A. Formation of the Government:
Both Fatah and Hamas agree to form a Palestinian government and to appoint the Prime Minister and Ministers in consensus between them.
In other words, the days of the Palestinian grand coalition are back. Neither faction has clarified who will fill what roles in the Cabinet, though Fatah’s current occupation of the Presidency will make Hamas eager to take the Prime Minister’s spot from Salam Fayyad. The seriousness of this cannot be understated. Fayyad is very popular with the Israelis and with Western donors, who have flooded the West Bank with great sums during his tenure and launched a number of capacity-building initiatives that have made statehood a true possibility. For instance, there has been a US-sponsored effort to establish a fully independent and final court system in Palestine, so that Palestinians would not have to rely on the Israelis to provide an appellate system.
Fayyad’s popularity means that his removal will be greeted with displeasure by his non-Palestinian supporters, regardless of who replaces him. That his most logical replacement is Hamas’ ex-PM Ismail Haniyeh makes the situation much worse. Haniyeh seems to be playing the role of demagogue in the reconciliation process. Within a day of the deal being announced, he called on Fatah to end its recognition of Israel. Within hours of the death of Osama bin Laden, he had issued a statement condemning the killing and calling bin Laden a “Muslim warrior.” Any Hamas participation in government is going to be tough for Western donors to tolerate–they refused to do so during the last unity government. Haniyeh’s strident rhetoric could make continued full support for the PA a political impossibility for nations like the US. One must wonder if Haniyeh was an opponent of the deal with Fatah and is now attempting to sabotage it–perhaps even because the deal did not include him returning as Prime Minister.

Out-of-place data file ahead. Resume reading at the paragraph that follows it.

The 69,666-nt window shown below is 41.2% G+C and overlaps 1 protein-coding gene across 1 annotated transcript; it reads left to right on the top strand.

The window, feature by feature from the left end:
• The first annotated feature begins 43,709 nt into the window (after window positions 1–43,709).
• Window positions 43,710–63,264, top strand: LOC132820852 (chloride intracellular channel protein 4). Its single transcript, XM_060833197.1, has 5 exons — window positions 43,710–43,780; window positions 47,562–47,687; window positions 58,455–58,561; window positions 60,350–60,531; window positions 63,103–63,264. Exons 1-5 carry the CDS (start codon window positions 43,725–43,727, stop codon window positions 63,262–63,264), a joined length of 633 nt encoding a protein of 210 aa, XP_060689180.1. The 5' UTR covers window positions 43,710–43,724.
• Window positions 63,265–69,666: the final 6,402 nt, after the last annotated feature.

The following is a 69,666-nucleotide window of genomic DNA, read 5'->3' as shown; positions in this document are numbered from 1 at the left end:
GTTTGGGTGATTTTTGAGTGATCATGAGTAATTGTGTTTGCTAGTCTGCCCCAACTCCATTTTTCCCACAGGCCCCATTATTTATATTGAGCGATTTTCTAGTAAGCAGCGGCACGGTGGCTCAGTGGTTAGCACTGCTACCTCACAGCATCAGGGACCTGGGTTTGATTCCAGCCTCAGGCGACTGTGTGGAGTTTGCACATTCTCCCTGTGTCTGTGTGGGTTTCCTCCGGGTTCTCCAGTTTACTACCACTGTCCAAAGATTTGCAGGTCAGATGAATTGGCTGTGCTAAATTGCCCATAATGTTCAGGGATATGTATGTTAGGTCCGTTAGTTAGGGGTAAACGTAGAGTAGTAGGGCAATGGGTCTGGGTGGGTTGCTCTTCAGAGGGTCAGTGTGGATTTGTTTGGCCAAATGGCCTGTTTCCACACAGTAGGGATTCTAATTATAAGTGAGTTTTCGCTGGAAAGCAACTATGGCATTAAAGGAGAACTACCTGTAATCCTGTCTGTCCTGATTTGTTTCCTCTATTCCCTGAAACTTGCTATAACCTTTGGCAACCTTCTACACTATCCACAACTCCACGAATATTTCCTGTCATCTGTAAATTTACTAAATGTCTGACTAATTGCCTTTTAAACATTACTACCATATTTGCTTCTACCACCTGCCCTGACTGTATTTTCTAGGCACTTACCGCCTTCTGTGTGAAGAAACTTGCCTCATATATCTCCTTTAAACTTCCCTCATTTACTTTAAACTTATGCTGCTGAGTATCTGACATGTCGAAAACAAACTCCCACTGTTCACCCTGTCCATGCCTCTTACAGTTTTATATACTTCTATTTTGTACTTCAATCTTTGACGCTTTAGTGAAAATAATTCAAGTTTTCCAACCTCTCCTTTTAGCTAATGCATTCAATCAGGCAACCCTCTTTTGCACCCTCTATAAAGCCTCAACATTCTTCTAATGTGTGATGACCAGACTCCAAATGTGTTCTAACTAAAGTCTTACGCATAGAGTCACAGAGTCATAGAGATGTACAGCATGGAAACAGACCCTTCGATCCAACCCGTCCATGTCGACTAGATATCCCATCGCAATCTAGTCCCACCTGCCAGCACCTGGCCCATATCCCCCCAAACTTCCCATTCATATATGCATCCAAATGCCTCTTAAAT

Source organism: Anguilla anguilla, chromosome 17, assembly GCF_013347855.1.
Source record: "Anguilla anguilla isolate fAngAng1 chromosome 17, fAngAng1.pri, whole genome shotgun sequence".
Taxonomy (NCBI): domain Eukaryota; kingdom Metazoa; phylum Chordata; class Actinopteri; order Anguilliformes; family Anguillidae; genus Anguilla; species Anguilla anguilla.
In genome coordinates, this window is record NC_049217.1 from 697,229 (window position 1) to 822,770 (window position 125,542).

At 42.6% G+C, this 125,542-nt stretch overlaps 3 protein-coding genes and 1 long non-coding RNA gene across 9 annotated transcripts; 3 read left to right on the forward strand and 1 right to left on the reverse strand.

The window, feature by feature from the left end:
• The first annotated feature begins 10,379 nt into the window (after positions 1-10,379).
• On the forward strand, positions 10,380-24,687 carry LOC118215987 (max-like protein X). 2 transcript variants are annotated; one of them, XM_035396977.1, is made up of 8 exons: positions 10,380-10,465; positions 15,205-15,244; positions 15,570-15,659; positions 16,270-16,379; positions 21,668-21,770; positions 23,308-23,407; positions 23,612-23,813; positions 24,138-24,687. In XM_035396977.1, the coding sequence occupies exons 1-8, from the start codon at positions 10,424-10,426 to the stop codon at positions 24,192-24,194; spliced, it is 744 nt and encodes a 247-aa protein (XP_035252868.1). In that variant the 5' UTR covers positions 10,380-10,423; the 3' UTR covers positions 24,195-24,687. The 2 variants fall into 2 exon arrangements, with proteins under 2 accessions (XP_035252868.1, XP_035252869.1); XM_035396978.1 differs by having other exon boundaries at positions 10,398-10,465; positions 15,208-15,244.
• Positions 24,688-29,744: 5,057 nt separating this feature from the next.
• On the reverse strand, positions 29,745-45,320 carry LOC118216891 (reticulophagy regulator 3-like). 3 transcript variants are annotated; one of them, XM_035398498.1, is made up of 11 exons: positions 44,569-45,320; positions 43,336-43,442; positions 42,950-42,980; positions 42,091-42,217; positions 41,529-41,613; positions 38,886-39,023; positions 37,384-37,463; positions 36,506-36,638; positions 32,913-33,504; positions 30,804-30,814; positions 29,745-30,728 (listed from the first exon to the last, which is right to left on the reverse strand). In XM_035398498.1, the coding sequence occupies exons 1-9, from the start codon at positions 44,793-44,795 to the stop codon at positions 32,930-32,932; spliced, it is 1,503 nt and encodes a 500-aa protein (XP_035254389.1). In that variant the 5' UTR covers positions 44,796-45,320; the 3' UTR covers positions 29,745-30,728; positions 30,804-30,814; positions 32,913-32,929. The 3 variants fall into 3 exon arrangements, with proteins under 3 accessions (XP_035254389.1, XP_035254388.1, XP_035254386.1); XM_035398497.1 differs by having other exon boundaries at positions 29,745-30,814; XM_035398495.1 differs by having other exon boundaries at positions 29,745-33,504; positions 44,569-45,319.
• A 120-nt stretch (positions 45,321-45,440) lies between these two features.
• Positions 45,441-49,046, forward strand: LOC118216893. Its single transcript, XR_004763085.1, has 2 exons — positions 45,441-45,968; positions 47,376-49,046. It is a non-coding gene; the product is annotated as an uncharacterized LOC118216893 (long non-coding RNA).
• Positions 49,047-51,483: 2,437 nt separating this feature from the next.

This is an illustration of the two steps forward, one step back reconciliation. Unified Palestinian governance, and a unified Palestinian state, are once again a possibility. However, Fatah has truly made a deal with the devil–not only do they hate Hamas, but the reconstituted Palestinian government now contains an element widely considered a terrorist group. We can say with only slight hyperbole that September will see Palestine arrive on the world stage as a state, but a pariah state.
Upshot: If the Hamas-Fatah unity deal leads to the fall of Salam Fayyad, especially in favor of a Hamas PM, there is a serious risk that Fayyad’s significant diplomatic progress will be rapidly undone.
Prediction: The deal likely included Fayyad remaining PM, though that could have required serious concessions elsewhere in the cabinet. If Hamas is returning to the PM post, Fatah will find a way to keep Fayyad in a senior role; Hamas blocking even this will be an indicator that they want neither peace nor progress.